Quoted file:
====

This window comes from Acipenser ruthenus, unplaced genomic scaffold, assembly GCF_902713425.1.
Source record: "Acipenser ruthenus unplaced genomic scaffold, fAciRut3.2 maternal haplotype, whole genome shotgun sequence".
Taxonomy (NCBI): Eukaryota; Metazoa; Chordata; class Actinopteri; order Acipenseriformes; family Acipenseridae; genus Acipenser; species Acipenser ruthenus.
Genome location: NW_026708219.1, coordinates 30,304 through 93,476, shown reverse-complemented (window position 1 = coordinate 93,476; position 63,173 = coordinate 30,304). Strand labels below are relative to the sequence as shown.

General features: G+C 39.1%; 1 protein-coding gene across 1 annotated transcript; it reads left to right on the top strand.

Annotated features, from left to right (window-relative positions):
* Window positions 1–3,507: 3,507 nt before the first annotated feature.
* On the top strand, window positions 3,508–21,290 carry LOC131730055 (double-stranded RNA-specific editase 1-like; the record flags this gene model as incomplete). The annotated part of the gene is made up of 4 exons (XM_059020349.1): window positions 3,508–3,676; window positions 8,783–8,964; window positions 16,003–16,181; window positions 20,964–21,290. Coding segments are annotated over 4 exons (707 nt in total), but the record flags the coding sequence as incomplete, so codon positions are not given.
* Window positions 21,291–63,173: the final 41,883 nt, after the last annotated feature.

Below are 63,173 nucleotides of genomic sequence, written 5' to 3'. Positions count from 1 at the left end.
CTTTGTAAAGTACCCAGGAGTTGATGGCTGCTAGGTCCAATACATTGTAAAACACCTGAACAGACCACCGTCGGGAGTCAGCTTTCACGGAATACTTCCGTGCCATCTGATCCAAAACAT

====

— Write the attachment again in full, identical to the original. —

This window comes from Acipenser ruthenus, unplaced genomic scaffold, assembly GCF_902713425.1.
Source record: "Acipenser ruthenus unplaced genomic scaffold, fAciRut3.2 maternal haplotype, whole genome shotgun sequence".
Taxonomy (NCBI): Eukaryota; Metazoa; Chordata; class Actinopteri; order Acipenseriformes; family Acipenseridae; genus Acipenser; species Acipenser ruthenus.
Genome location: NW_026708219.1, coordinates 30,304 through 93,476, shown reverse-complemented (window position 1 = coordinate 93,476; position 63,173 = coordinate 30,304). Strand labels below are relative to the sequence as shown.

General features: G+C 39.1%; 1 protein-coding gene across 1 annotated transcript; it reads left to right on the top strand.

Annotated features, from left to right (window-relative positions):
* Window positions 1–3,507: 3,507 nt before the first annotated feature.
* On the top strand, window positions 3,508–21,290 carry LOC131730055 (double-stranded RNA-specific editase 1-like; the record flags this gene model as incomplete). The annotated part of the gene is made up of 4 exons (XM_059020349.1): window positions 3,508–3,676; window positions 8,783–8,964; window positions 16,003–16,181; window positions 20,964–21,290. Coding segments are annotated over 4 exons (707 nt in total), but the record flags the coding sequence as incomplete, so codon positions are not given.
* Window positions 21,291–63,173: the final 41,883 nt, after the last annotated feature.

Below are 63,173 nucleotides of genomic sequence, written 5' to 3'. Positions count from 1 at the left end.
CTTTGTAAAGTACCCAGGAGTTGATGGCTGCTAGGTCCAATACATTGTAAAACACCTGAACAGACCACCGTCGGGAGTCAGCTTTCACGGAATACTTCCGTGCCATCTGATCCAAAACAT